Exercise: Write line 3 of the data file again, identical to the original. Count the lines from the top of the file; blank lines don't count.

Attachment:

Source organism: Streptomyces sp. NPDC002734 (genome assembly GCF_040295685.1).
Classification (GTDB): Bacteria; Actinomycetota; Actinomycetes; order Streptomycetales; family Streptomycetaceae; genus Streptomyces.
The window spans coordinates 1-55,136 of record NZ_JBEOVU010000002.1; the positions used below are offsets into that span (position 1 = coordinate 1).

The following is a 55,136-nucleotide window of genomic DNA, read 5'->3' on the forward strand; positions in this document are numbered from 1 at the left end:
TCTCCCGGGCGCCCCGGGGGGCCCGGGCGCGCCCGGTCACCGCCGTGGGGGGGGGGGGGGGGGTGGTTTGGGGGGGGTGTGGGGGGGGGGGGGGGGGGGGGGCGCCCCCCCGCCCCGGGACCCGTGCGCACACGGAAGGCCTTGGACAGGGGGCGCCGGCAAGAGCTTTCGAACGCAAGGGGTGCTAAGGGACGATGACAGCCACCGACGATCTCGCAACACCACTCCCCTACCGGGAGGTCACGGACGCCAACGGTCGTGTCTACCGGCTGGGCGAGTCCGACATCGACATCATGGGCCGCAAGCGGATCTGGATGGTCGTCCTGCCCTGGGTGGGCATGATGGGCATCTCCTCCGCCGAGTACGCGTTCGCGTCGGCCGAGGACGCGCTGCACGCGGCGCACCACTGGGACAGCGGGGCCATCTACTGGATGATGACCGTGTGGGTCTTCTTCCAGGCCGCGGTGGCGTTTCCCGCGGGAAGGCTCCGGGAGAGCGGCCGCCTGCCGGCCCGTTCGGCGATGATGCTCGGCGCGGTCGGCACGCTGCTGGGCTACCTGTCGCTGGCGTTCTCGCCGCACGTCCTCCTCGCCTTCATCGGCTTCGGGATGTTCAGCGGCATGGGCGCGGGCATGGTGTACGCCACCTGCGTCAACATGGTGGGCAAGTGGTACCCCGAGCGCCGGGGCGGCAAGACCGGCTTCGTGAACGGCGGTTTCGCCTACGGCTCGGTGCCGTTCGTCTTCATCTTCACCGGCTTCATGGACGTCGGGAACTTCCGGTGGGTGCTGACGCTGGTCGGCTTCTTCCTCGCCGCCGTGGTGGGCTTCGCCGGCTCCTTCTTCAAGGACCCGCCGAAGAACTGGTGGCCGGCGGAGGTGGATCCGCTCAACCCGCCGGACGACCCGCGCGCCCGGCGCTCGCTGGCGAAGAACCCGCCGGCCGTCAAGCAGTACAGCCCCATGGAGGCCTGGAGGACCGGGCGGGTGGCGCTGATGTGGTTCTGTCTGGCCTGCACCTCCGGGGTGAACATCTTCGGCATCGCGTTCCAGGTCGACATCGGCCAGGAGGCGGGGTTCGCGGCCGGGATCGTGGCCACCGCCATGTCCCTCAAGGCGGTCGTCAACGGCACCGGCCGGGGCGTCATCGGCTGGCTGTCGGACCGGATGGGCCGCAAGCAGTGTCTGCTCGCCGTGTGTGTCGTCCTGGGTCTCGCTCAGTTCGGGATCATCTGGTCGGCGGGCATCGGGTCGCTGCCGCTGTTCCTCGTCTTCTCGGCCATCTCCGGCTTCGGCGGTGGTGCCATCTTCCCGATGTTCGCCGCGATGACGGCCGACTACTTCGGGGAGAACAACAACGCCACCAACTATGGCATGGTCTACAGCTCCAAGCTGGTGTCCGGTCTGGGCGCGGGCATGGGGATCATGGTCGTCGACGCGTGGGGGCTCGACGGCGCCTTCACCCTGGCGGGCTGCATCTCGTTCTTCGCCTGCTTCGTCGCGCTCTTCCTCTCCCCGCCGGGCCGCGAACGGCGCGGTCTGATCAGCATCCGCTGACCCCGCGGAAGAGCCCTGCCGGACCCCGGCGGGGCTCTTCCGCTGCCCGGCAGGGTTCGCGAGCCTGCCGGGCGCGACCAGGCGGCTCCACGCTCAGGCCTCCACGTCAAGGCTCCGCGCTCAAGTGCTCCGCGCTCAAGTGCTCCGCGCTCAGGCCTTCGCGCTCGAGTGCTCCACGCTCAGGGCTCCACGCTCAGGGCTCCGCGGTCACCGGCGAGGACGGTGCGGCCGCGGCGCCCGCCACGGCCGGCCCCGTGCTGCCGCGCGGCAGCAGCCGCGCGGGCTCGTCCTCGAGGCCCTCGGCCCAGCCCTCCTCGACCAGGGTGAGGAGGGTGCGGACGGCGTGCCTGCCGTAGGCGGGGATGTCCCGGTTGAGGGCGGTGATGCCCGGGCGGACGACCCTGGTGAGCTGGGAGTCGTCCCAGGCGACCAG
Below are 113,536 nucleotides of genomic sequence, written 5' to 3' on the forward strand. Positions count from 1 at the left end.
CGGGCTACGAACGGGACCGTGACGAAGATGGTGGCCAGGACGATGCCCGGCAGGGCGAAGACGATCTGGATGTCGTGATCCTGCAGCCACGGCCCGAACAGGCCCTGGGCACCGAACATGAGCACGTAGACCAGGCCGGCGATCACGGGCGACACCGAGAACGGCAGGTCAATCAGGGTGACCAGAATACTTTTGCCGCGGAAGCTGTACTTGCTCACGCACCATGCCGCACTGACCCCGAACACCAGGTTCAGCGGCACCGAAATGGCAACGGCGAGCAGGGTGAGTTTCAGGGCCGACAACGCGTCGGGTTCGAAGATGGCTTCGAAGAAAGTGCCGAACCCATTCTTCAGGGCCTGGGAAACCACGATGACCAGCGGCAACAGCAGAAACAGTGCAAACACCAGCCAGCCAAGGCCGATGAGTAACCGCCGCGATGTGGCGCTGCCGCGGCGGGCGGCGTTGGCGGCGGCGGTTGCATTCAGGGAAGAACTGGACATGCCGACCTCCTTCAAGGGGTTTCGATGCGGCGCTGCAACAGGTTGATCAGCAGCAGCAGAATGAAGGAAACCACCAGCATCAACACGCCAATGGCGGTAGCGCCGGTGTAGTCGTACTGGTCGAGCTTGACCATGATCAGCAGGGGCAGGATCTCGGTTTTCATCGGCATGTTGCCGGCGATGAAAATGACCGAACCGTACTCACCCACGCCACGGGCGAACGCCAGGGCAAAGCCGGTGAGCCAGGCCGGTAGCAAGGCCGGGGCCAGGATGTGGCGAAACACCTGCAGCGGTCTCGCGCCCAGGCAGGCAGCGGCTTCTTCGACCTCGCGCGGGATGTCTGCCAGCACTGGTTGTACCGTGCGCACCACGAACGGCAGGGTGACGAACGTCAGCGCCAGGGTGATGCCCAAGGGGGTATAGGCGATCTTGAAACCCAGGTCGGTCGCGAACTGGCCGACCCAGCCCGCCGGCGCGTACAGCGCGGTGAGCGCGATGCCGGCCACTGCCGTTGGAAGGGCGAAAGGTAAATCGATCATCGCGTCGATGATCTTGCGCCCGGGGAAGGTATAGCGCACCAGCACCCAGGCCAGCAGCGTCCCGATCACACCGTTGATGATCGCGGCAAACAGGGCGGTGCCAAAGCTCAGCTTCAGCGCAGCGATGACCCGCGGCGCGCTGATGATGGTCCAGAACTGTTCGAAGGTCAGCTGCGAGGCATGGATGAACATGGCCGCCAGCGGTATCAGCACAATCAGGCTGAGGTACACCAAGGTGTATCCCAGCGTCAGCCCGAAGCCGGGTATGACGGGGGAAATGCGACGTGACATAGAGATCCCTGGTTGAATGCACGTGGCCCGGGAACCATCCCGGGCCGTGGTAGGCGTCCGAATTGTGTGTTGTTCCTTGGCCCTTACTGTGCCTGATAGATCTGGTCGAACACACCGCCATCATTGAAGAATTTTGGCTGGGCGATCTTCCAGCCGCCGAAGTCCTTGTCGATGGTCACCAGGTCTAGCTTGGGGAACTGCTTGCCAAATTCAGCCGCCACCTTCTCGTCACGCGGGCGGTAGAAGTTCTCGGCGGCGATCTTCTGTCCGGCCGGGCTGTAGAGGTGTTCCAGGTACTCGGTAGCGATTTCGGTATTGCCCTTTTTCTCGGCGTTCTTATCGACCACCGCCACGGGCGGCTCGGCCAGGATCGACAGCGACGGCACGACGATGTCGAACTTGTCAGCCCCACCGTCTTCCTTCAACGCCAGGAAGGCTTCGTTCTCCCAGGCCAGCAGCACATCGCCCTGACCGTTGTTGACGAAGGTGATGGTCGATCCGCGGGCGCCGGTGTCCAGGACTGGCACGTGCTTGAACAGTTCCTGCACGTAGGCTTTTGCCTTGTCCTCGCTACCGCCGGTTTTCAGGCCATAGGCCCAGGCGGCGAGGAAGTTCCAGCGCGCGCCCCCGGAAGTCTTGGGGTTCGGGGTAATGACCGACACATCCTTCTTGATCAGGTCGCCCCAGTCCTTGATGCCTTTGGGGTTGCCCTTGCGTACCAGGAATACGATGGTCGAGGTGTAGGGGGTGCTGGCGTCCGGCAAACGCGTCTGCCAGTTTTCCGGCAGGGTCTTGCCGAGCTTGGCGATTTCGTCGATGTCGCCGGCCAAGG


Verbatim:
The window spans coordinates 1-55,136 of record NZ_JBEOVU010000002.1; the positions used below are offsets into that span (position 1 = coordinate 1).